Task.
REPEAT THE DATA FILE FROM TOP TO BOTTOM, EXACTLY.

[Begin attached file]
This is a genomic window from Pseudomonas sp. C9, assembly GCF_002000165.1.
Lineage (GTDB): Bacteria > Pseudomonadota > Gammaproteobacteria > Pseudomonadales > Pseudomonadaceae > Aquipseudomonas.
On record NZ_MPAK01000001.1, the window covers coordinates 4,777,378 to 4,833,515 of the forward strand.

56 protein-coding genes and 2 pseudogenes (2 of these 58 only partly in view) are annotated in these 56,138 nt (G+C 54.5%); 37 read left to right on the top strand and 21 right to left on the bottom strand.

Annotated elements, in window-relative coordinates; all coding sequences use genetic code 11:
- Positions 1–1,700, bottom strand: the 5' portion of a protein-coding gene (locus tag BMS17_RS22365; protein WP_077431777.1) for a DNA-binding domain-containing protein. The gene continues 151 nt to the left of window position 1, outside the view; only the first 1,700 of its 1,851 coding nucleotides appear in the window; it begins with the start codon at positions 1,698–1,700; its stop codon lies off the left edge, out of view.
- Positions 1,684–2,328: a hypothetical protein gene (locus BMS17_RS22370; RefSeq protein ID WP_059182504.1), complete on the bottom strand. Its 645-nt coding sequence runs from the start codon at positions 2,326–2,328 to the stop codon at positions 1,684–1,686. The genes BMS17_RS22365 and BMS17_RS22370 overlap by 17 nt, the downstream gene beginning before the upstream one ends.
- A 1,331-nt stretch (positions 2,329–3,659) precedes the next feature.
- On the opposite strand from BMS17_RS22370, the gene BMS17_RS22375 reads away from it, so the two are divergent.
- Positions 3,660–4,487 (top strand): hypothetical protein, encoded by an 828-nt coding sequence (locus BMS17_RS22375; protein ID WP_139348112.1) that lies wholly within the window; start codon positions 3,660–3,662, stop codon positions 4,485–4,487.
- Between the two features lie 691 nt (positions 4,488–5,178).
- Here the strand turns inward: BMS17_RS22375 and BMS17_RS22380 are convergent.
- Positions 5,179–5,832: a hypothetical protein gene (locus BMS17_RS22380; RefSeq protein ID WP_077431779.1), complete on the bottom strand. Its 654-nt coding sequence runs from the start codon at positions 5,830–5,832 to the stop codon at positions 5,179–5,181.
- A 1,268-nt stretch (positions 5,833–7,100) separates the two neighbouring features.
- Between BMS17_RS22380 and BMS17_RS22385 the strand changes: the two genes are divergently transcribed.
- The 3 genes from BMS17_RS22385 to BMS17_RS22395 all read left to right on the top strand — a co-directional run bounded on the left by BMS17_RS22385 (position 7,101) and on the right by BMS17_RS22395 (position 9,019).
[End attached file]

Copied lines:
This is a genomic window from Pseudomonas sp. C9, assembly GCF_002000165.1.
Lineage (GTDB): Bacteria > Pseudomonadota > Gammaproteobacteria > Pseudomonadales > Pseudomonadaceae > Aquipseudomonas.
On record NZ_MPAK01000001.1, the window covers coordinates 4,777,378 to 4,833,515 of the forward strand.

56 protein-coding genes and 2 pseudogenes (2 of these 58 only partly in view) are annotated in these 56,138 nt (G+C 54.5%); 37 read left to right on the top strand and 21 right to left on the bottom strand.

Annotated elements, in window-relative coordinates; all coding sequences use genetic code 11:
- Positions 1–1,700, bottom strand: the 5' portion of a protein-coding gene (locus tag BMS17_RS22365; protein WP_077431777.1) for a DNA-binding domain-containing protein. The gene continues 151 nt to the left of window position 1, outside the view; only the first 1,700 of its 1,851 coding nucleotides appear in the window; it begins with the start codon at positions 1,698–1,700; its stop codon lies off the left edge, out of view.
- Positions 1,684–2,328: a hypothetical protein gene (locus BMS17_RS22370; RefSeq protein ID WP_059182504.1), complete on the bottom strand. Its 645-nt coding sequence runs from the start codon at positions 2,326–2,328 to the stop codon at positions 1,684–1,686. The genes BMS17_RS22365 and BMS17_RS22370 overlap by 17 nt, the downstream gene beginning before the upstream one ends.
- A 1,331-nt stretch (positions 2,329–3,659) precedes the next feature.
- On the opposite strand from BMS17_RS22370, the gene BMS17_RS22375 reads away from it, so the two are divergent.
- Positions 3,660–4,487 (top strand): hypothetical protein, encoded by an 828-nt coding sequence (locus BMS17_RS22375; protein ID WP_139348112.1) that lies wholly within the window; start codon positions 3,660–3,662, stop codon positions 4,485–4,487.
- Between the two features lie 691 nt (positions 4,488–5,178).
- Here the strand turns inward: BMS17_RS22375 and BMS17_RS22380 are convergent.
- Positions 5,179–5,832: a hypothetical protein gene (locus BMS17_RS22380; RefSeq protein ID WP_077431779.1), complete on the bottom strand. Its 654-nt coding sequence runs from the start codon at positions 5,830–5,832 to the stop codon at positions 5,179–5,181.
- A 1,268-nt stretch (positions 5,833–7,100) separates the two neighbouring features.
- Between BMS17_RS22380 and BMS17_RS22385 the strand changes: the two genes are divergently transcribed.
- The 3 genes from BMS17_RS22385 to BMS17_RS22395 all read left to right on the top strand — a co-directional run bounded on the left by BMS17_RS22385 (position 7,101) and on the right by BMS17_RS22395 (position 9,019).